Charging Ahead With The Credit Card Bill
MICHELE NORRIS, host:
If the procedures for getting the credit card bill through Congress were unusual, so is the bill itself. Many industries do things that are unpopular. One personal bug-a-boo is the way drycleaners charge more for women's shirts than men's, and then there's those extra charges for airline luggage.
But Congress is not tackling those issues. Well, NPR's Planet Money team has been looking at the credit card case and why Congress is stepping up this time. We asked NPR's Adam Davidson to explain, starting with the basics of what the bill does.
ADAM DAVIDSON: Basically, the idea is to make it so that consumers can look at a credit card offer and actually have a pretty good idea of what that offer is, what the interest rate is and what it is likely to remain for some period of time, what they're expected to pay and when they're expected to pay it. I think we've all had that experience of not being quite clear on what the credit card company is charging you for, why the interest rate is changing, when it's going to change. So the goal here is to make that clearer and to, frankly, limit the credit card company's abilities to make changes as quickly and often as they do.
NORRIS: And to make sure that people know when those changes are happening. Is that correct?
DAVIDSON: Right. And to give them plenty of notice.
NORRIS: Now, as we mentioned, there are lots of corporate practices that are unpopular with consumers. What makes this one different? Why did Congress have to step up?
DAVIDSON: Well, one thing is just pure politics. There has been a group of consumer activists who have been fighting for this kind of legislation for a very long time, but credit card companies and banks have been rather powerful. This just, obviously, is a year where the banking industry and the financial services industry is not as strong as it has been in the past, and consumer advocates are much stronger. So there's just pure politics.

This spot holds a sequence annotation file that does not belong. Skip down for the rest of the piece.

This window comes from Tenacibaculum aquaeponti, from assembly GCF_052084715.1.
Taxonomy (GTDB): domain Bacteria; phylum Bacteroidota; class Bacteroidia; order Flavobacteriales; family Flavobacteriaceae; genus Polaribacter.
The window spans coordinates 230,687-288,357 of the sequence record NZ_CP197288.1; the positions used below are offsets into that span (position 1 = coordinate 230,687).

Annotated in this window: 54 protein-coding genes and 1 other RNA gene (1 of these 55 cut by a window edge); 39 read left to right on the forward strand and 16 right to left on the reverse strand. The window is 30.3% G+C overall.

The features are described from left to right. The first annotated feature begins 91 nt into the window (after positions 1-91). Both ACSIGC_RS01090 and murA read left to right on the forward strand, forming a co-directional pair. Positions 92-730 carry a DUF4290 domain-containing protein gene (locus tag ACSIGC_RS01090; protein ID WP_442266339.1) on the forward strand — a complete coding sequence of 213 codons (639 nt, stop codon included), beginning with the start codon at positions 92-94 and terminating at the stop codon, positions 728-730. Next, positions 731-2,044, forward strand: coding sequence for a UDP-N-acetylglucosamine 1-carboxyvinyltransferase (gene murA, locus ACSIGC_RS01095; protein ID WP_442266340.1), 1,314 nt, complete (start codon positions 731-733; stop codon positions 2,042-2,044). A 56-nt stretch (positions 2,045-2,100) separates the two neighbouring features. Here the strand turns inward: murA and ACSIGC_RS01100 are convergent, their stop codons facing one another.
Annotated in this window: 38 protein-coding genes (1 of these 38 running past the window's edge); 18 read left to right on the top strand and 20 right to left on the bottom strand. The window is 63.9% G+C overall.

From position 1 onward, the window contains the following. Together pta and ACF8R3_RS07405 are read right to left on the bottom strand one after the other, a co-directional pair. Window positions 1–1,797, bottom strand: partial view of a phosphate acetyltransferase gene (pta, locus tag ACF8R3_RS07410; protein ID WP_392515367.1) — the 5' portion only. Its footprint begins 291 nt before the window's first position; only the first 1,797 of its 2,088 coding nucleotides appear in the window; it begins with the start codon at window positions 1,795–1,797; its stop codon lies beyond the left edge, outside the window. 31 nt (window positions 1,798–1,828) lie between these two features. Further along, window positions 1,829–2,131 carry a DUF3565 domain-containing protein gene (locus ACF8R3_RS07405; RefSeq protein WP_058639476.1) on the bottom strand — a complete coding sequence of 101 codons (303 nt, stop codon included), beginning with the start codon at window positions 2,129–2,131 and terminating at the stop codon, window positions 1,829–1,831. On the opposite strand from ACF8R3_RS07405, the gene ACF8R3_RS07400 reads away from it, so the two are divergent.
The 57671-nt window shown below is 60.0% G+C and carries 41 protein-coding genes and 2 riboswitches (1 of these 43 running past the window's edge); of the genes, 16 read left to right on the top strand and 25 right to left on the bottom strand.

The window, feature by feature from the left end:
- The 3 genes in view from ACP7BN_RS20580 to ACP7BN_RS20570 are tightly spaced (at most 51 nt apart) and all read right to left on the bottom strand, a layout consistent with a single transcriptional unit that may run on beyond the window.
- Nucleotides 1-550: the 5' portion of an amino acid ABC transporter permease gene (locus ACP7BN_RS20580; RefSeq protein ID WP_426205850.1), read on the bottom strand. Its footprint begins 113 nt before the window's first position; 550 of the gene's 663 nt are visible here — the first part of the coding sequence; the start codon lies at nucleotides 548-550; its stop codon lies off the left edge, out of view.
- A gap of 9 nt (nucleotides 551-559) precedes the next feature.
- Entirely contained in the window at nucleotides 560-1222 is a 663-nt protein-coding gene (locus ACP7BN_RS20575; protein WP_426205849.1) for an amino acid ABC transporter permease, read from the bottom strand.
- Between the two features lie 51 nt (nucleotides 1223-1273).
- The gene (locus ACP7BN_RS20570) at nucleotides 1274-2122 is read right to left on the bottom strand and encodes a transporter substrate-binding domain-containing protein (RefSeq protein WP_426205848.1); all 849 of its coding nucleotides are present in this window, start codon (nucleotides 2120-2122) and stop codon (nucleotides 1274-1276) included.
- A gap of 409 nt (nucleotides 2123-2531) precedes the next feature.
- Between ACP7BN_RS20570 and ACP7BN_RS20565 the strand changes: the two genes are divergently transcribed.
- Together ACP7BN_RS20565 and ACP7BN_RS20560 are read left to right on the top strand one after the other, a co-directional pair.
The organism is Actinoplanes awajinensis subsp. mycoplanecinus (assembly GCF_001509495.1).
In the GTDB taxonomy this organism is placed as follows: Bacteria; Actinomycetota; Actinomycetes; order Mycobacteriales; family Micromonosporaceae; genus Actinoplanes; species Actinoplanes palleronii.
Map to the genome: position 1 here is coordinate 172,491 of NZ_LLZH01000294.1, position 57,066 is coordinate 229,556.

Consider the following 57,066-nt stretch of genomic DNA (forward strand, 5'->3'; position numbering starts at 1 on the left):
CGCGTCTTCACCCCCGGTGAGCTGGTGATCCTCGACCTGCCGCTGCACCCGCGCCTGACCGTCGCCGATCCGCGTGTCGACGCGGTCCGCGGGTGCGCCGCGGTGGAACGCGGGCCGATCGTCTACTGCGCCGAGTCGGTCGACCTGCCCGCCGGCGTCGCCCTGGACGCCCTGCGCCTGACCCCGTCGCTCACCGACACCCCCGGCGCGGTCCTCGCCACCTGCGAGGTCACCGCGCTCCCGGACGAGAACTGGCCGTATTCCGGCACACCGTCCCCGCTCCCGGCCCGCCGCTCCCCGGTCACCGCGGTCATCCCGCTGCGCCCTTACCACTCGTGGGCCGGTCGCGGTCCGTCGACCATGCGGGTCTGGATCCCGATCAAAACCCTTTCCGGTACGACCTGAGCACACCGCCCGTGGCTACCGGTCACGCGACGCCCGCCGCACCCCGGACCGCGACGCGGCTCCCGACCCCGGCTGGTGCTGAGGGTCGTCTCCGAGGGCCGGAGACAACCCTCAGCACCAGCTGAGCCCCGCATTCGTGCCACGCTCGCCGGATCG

But some of the advocates make an economic argument, and it goes something like this: that the fundamental business model of credit cards requires an interest rate that is much higher than what most of us see. The real interest rate that the bank needs to charge for this, actually, very strange kind of credit - it's unsecured, it goes to almost everybody - that the banks really need to make something like 30 or 40 percent interest to make enough money to make this business worthwhile. But nobody's going to accept a 30 to 40 percent interest rate, so the banks have been hiding it. They've been hiding it in late fees. They've been hiding in all sorts of strange charges, like being charged to pay by phone - what the advocates call tricks and traps.
So they say that the fundamental business model is deceptive, and that makes this different from other maybe annoying businesses that have all sorts of charges. And that's why Congress has to step in.
NORRIS: So those advocates make a strong argument. But you could also say this is selective governance. What about the other side? What's the economic argument to leave credit card companies alone?
DAVIDSON: Well, the economic argument is like with any competitive business. Economists and banking advocates would say, hey, there is a vital, vibrant competitive marketplace. If consumers really wanted these kinds of simple rules, and if consumers were willing to accept slightly higher interest rates to get them, then some bank or credit card company would have offered that product. But we continue to do business with the credit card companies, so clearly there is a market for those credit card products.
NORRIS: What can we expect to come out of this legislation?
DAVIDSON: Well, it does seem clear that this limits the ability of credit card companies to make money in other ways, so they're going to have raise interest rates. It probably is on balance negative for credit card consumers who have good credit, who pay their bill every month and stay on top of their interest rates and other information. Those people are probably not going to have as attractive products available. But on the flip side, it does seem that some of the lower credit risk borrowers who keep a balance on their account will have better products in the future.
NORRIS: Thank you, Adam.
DAVIDSON: Thank you, Michele.
NORRIS: And for more on the mysteries of plastic, such as why credit card companies like costumers who buy premium bird seed, you can head to our Planet Money blog and the podcast at npr.org/money.
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